Lone Worker Safety Advice for the Transportation Industry

Workers in the transportation industry can often be overlooked as lone workers.

According to the Health and Safety Executive (HSE) a lone worker is someone that works by themselves without close or direct supervision. Therefore, many employed in the transportation industry are classed as lone workers. Whether they drive a bus, train, tram or drive a heavy goods vehicle (HGV) all of these employees tend to work alone.

Being a lone worker can open you up to risks. Below is a list of dangers a worker may face in the transportation industry:

  1. Road Accidents – Being on the roads means you are automatically prone to being in a road accident. In 2017, there were 12,479 road accidents involving HGVs in the UK.
  2. Theft – The British Standards Institution reported that in Q2 of 2018, companies lost £14 million due to cargo theft.
  3. Aggressive Customers – Operating public transport can mean facing angry customers. A survey of 6,000 bus drivers revealed that 86% had suffered from verbal abuse.
  4. Tiredness – Often those working in the transport industry spend many hours driving. Even with designated rest break times, tiredness can still be an issue. It has been reported that tiredness may contribute to as many as 20% of road accidents.
  5. Remote Areas – Stopping or breaking down in a remote area can put a worker in a vulnerable position. As a HGV driver, stopping in a remote area can make you a target for cargo thieves. Remote areas often lack mobile network coverage, which can make calling for help extremely difficult.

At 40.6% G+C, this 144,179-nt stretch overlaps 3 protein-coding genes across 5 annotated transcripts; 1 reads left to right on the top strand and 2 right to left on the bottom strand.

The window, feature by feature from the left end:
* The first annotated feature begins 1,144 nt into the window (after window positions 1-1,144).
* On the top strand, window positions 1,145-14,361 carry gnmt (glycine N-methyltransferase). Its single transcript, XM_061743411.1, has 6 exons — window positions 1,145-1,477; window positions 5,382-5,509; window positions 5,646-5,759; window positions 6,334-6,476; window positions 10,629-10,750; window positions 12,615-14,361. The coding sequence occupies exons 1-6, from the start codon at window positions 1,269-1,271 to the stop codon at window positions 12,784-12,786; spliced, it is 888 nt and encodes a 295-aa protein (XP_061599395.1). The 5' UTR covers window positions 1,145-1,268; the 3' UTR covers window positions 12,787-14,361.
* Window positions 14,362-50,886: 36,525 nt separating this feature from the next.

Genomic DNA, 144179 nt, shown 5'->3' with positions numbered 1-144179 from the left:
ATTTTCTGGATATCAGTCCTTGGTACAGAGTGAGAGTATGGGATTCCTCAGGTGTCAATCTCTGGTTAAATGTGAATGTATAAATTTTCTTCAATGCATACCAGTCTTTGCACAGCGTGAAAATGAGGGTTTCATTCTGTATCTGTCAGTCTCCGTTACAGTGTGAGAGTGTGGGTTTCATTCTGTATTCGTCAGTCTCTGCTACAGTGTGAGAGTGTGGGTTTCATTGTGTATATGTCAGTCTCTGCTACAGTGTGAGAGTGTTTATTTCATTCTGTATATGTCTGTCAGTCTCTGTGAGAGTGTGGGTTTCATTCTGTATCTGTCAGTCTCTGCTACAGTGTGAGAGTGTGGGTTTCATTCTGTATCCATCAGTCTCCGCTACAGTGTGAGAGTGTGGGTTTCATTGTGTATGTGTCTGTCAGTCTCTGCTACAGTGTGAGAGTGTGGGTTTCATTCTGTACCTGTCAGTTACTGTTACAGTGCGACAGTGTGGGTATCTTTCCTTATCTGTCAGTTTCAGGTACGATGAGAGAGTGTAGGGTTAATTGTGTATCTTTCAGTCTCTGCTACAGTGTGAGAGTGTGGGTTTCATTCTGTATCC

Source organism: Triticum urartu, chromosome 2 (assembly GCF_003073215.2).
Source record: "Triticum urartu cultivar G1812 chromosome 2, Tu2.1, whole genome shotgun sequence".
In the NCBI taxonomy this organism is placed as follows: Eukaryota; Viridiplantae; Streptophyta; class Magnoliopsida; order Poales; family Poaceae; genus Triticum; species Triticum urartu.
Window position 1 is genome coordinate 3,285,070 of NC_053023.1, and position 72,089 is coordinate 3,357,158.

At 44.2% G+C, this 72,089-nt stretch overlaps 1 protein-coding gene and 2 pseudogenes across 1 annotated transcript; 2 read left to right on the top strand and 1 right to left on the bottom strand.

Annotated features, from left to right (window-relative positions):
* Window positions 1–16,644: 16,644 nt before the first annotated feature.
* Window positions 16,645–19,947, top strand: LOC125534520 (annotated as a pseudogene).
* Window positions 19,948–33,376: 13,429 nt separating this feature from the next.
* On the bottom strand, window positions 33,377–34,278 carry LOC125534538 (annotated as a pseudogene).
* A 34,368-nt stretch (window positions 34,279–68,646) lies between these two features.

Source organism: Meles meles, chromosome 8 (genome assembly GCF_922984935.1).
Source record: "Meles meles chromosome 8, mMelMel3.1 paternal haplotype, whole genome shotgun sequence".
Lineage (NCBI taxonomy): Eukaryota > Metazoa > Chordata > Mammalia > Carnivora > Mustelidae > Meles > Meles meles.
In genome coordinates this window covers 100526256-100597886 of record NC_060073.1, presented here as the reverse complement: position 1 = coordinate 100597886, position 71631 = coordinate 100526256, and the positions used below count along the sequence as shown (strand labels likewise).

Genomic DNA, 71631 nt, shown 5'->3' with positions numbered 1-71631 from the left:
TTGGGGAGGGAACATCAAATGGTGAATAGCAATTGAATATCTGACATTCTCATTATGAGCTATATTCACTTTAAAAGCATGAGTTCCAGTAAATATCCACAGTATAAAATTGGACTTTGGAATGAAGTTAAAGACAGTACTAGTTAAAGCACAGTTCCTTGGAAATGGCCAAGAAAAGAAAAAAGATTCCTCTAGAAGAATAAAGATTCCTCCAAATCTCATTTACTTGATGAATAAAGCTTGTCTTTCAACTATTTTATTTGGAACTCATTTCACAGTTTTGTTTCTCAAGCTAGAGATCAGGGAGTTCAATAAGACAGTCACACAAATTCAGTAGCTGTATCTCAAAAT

Safety Tips:

  1. Ensure your vehicle is fit for purpose – any vehicle being driven for work should be in good working condition. Inspecting a vehicle regularly can mean spotting a problem which, if left untreated, could result in breaking down or an accident.
  2. Make your vehicle hard to steal from – Cargo theft is a big problem in the UK with soft-sided lorries being targeted the most. Equip your vehicle with cameras and slash-resistant tarps to dissuade any potential thieves.
  3. Take breaks – To combat fatigue, it is important to rest regularly. In most cases, drivers of commercial vehicles need to adhere to European Union driver regulation hours. These regulations stipulate that a driver should not be allowed to drive more than 9 hours a day or 56 hours a week. They must also have a minimum 45 minute break after 4.5 hours of driving.
  4. Report abuse – Reporting any abuse received at work can help to put in place measures to prevent it from happening again.
  5. Carry a personal safety device – carrying a personal safety device ensures that lone workers have a way of calling for assistance, at the push of a button, when they need it most.

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2019-06-05T10:39:34+01:00June 5th, 2019|